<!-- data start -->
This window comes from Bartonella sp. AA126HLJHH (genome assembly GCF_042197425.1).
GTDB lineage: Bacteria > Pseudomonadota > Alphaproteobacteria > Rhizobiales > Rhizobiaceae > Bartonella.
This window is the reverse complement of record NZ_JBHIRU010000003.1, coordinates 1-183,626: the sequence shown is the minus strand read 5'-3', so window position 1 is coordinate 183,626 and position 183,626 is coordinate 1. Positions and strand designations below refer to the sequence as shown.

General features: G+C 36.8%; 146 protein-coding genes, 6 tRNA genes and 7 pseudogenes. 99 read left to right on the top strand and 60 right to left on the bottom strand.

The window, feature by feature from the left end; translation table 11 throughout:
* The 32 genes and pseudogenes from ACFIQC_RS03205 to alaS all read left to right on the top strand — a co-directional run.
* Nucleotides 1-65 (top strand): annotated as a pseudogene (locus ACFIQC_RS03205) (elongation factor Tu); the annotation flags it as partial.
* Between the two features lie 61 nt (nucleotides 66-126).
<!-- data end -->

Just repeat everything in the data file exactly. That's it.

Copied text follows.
This window comes from Bartonella sp. AA126HLJHH (genome assembly GCF_042197425.1).
GTDB lineage: Bacteria > Pseudomonadota > Alphaproteobacteria > Rhizobiales > Rhizobiaceae > Bartonella.
This window is the reverse complement of record NZ_JBHIRU010000003.1, coordinates 1-183,626: the sequence shown is the minus strand read 5'-3', so window position 1 is coordinate 183,626 and position 183,626 is coordinate 1. Positions and strand designations below refer to the sequence as shown.

General features: G+C 36.8%; 146 protein-coding genes, 6 tRNA genes and 7 pseudogenes. 99 read left to right on the top strand and 60 right to left on the bottom strand.

The window, feature by feature from the left end; translation table 11 throughout:
* The 32 genes and pseudogenes from ACFIQC_RS03205 to alaS all read left to right on the top strand — a co-directional run.
* Nucleotides 1-65 (top strand): annotated as a pseudogene (locus ACFIQC_RS03205) (elongation factor Tu); the annotation flags it as partial.
* Between the two features lie 61 nt (nucleotides 66-126).